A Pro-Putin Facebook Network Is Pumping French-Language Propaganda Into Africa

The pages promote Russia’s line on the war in Ukraine to more than 4 million followers, casting doubt on Meta’s pledge to combat foreign influence campaigns.

Russian President Vladimir Putin is seen on a phone screen as he attends a joint statement with President of Comoros Azali Assoumani at the Russia Africa Summit in St. Petersburg, Russia, Friday, July 28, 2023. (Pavel Bednyakov, Sputnik, Kremlin Pool Photo via AP)
Russian President Vladimir Putin is seen on a phone screen at the Russia-Africa summit in St. Petersburg, Russia, on July 28, 2023. Photo: Pavel Bednyakov, Sputnik/Kremlin Pool via AP

As Russia strengthens ties with governments across French-speaking parts of West and Central Africa, social media users in the region have faced a well-documented barrage of pro-Moscow influence campaigns: a swarm of videos, images, and news stories depicting Russia in a positive light — typically at the expense of France, the region’s former colonial power.

A report shared with The Intercept shines a light on one such campaign in action — and it appears to be reaching an especially large audience.

According to an Intercept review of investigations conducted by the tech watchdog group Reset, a network of 53 Facebook pages has been amplifying French-language videos promoting the Kremlin’s line on the war in Ukraine, starting in March. According to Reset, the pages share the common traits of “coordinated inauthentic behavior,” a term used by Meta, Facebook’s parent company, to describe when pages misrepresent themselves and work together in pursuit of specific political or financial goals. (Reset receives funding from Luminate, which was founded by Pierre and Pam Omidyar. The Intercept was founded by Pierre Omidyar and continues to receive funding from First Look Institute, which is supported by the Omidyar Group.)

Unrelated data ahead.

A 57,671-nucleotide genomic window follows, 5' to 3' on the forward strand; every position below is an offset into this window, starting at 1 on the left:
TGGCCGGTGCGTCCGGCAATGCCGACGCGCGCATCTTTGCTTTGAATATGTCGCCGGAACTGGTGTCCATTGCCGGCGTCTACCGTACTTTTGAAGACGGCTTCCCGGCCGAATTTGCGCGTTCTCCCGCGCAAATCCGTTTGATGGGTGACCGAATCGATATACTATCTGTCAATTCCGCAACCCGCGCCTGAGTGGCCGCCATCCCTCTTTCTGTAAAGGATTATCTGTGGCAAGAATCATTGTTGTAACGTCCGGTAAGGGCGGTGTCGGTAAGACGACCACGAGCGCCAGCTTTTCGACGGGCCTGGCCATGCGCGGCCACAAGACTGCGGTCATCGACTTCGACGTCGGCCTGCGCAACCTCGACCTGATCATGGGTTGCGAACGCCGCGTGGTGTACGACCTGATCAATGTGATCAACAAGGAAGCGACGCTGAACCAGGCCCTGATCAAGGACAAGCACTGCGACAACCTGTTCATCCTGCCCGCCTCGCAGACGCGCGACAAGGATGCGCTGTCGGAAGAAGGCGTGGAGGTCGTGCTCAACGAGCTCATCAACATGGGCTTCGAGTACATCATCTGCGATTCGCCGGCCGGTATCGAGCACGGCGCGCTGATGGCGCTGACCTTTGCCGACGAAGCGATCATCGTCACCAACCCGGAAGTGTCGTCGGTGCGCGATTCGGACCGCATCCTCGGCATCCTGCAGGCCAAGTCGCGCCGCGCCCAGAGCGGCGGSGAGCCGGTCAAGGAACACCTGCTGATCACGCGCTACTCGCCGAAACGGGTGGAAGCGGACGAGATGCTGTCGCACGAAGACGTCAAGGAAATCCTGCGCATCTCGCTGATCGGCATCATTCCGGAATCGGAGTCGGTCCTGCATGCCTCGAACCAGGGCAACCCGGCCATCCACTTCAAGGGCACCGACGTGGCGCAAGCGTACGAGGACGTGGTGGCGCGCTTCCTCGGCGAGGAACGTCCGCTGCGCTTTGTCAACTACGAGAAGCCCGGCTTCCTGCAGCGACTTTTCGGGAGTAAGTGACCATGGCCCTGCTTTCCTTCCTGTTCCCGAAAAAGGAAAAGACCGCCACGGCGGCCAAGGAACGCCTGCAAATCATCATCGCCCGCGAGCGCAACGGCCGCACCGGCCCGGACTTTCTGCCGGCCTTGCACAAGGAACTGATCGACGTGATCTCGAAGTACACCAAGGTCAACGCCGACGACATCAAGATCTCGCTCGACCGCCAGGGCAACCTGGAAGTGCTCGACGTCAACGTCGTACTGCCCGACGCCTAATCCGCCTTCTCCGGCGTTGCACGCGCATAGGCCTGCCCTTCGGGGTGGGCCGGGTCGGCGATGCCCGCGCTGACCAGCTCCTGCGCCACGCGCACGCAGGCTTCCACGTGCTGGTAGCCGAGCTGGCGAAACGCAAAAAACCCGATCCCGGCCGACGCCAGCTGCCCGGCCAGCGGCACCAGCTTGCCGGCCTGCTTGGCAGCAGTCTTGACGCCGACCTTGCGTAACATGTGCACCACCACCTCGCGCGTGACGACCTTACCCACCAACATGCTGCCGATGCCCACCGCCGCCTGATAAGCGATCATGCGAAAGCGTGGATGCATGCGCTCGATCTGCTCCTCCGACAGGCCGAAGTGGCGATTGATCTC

Together, the accounts have a combined 4.3 million followers, more than that of similar high-profile networks in Africa such as “Russosphère,” a web of Francophone pages operating across social media platforms that was exposed earlier this year, as well as scores of pro-Russia pages shut down by Facebook in 2019 and 2020.

The report also comes amid warnings from employees that Meta’s plans to cut 10,000 jobs this year may hamper its ability to detect harmful false information spread unintentionally (misinformation) or intentionally (disinformation) on its platforms. In April, the company laid off “the majority” of its 50-person engineering team focused on misinformation. In May, a separate round of cuts hit business and tech divisions covering content moderation, while in July, it was reported that Meta quietly slashed jobs from teams investigating election disinformation and coordinated troll campaigns, heightening concerns around upcoming 2024 elections across the globe.

In addition to the job cuts, Meta critics have long claimed the company does not devote enough resources to monitoring content published in languages other than English, such as in sub-Saharan Africa — in other words, pages misrepresenting their identities to achieve common goals are more likely to go undetected. 

“African countries are not at all considered priority zones for geopolitical reasons, for resource-related reasons, but also because of the difficulties that can exist with [language barriers],” said Asma Mhalla, a French researcher specializing in tech and digital regulation.